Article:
Universal Neuromuscular Training Can Prevent ACL Harm
(HealthDay News) — Neuromuscular training of all young athletes represents an effective strategy for reducing costs and morbidity from anterior cruciate ligament (ACL) injuries, according to a study published in the May 7 issue of The Journal of Bone & Joint Surgery.
Eric Swart, MD, from the Columbia University Medical Center in New York City, and colleagues evaluated the cost-effectiveness of three strategies for a population of young athletes participating in organized sports: no training or screening; universal neuromuscular training; and universal screening with neuromuscular training for identified high-risk athletes only. Published data from clinical trials informed the risk of injury, risk reduction from training, and sensitivity and specificity of screening used in the models.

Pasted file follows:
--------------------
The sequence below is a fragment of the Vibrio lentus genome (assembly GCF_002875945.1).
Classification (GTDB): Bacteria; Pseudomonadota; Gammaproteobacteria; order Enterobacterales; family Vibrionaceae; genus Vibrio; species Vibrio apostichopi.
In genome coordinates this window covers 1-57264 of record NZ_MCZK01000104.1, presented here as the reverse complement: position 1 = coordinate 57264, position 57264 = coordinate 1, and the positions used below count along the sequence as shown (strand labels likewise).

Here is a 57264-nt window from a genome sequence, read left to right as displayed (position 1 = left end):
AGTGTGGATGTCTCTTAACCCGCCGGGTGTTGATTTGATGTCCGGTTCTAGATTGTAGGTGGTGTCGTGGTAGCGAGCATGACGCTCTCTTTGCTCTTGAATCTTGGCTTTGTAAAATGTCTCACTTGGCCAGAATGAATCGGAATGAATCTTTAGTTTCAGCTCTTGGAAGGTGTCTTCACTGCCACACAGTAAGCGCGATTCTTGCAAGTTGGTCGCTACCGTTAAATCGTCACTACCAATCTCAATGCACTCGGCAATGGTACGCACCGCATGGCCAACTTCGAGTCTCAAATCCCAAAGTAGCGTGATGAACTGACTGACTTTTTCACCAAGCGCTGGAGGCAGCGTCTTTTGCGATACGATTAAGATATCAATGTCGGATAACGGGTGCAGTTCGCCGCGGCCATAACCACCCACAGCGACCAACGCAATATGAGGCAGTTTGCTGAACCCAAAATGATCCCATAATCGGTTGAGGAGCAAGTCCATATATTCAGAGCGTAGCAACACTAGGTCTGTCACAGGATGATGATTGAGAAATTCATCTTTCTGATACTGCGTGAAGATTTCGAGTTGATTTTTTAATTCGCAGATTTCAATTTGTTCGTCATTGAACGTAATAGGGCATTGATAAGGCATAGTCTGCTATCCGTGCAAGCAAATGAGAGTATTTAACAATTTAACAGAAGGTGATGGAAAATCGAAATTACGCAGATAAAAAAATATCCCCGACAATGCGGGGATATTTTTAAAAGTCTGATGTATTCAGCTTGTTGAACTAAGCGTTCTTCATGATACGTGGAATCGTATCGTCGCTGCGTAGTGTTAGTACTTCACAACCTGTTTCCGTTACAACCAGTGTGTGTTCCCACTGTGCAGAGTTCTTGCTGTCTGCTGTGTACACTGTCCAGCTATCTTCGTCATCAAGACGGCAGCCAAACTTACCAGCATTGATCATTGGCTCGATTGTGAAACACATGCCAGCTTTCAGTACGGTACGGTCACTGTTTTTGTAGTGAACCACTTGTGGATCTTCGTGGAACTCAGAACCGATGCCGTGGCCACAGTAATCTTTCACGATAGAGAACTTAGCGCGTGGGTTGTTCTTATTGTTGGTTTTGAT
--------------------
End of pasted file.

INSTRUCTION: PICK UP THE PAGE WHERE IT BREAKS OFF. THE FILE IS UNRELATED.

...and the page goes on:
The researchers found that universal neuromuscular training of all athletes was the dominant strategy, with better outcomes and lower costs compared with screening. Implementation of a universal training program would save, on average, $100 per player per season, and would reduce the incidence of ACL injury from 3 to 1.1% per season. Screening was not cost-effective within the range of reported sensitivity and specificity values.
"While continued innovations on inexpensive and accurate screening methods to identify high-risk athletes remain of interest, improving existing training protocols and implementing neuromuscular training into routine training for all young athletes is warranted," the authors write.
At least one author, or their institution, disclosed financial ties to an entity in the biomedical arena.